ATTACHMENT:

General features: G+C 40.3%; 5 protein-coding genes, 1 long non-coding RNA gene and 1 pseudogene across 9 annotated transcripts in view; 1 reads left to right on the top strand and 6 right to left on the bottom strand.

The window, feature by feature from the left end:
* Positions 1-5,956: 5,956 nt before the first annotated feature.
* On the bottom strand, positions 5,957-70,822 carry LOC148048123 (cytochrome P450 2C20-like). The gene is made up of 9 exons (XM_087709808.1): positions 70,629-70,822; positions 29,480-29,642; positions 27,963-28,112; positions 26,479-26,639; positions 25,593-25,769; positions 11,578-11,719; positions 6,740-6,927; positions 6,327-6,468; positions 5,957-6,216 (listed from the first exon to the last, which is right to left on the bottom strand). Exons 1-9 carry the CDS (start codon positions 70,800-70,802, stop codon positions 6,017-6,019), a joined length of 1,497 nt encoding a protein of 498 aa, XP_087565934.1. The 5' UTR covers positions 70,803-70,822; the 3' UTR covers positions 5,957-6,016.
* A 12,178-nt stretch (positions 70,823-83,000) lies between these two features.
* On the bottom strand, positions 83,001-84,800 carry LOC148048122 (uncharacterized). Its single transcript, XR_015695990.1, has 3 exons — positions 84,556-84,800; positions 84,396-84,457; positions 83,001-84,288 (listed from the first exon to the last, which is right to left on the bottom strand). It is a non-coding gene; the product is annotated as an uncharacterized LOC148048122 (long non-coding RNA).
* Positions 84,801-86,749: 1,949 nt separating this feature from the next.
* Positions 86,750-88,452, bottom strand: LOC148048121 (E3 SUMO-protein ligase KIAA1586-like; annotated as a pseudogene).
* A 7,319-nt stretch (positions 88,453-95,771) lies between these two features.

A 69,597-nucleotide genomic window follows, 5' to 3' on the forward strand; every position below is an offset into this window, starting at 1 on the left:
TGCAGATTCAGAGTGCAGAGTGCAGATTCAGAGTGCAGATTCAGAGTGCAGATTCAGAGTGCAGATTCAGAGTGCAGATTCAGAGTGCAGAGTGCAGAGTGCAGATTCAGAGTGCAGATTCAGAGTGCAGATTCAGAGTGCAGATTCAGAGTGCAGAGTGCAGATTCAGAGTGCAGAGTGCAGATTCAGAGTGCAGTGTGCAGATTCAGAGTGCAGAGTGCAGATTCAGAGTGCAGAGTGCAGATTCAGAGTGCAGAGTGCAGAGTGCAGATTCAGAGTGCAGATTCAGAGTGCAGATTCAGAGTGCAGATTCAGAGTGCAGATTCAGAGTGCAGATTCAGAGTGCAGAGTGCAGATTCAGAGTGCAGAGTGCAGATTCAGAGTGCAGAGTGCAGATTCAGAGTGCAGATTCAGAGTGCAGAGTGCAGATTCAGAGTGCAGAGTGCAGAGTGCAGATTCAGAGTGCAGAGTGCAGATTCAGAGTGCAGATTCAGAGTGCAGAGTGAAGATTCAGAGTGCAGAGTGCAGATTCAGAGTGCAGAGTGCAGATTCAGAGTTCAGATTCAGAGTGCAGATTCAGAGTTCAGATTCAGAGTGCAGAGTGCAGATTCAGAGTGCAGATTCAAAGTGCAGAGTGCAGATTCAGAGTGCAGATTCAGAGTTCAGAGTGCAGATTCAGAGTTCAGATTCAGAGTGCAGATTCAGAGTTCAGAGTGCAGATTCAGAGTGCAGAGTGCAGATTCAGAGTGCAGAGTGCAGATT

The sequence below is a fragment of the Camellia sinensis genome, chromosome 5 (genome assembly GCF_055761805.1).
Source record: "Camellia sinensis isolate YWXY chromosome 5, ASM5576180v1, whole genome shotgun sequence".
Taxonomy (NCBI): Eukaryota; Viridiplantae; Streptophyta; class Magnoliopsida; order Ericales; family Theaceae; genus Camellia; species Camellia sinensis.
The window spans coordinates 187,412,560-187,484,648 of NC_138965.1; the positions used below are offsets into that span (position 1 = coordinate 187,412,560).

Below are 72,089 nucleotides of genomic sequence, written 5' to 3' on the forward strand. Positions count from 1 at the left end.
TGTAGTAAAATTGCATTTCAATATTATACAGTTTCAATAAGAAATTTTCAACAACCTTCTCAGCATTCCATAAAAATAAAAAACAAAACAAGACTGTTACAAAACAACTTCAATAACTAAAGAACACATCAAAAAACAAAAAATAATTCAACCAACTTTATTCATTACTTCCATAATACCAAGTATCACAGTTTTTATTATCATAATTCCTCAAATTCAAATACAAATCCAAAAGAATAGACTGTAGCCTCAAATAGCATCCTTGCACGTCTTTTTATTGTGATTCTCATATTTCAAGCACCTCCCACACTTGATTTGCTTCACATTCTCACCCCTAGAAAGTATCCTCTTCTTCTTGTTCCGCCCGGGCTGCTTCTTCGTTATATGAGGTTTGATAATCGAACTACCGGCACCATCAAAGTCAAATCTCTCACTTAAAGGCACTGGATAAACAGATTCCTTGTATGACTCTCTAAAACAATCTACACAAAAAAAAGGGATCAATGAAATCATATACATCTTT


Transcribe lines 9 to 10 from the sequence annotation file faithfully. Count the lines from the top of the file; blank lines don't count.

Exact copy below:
* A 7,319-nt stretch (positions 88,453-95,771) lies between these two features.

A 69,597-nucleotide genomic window follows, 5' to 3' on the forward strand; every position below is an offset into this window, starting at 1 on the left: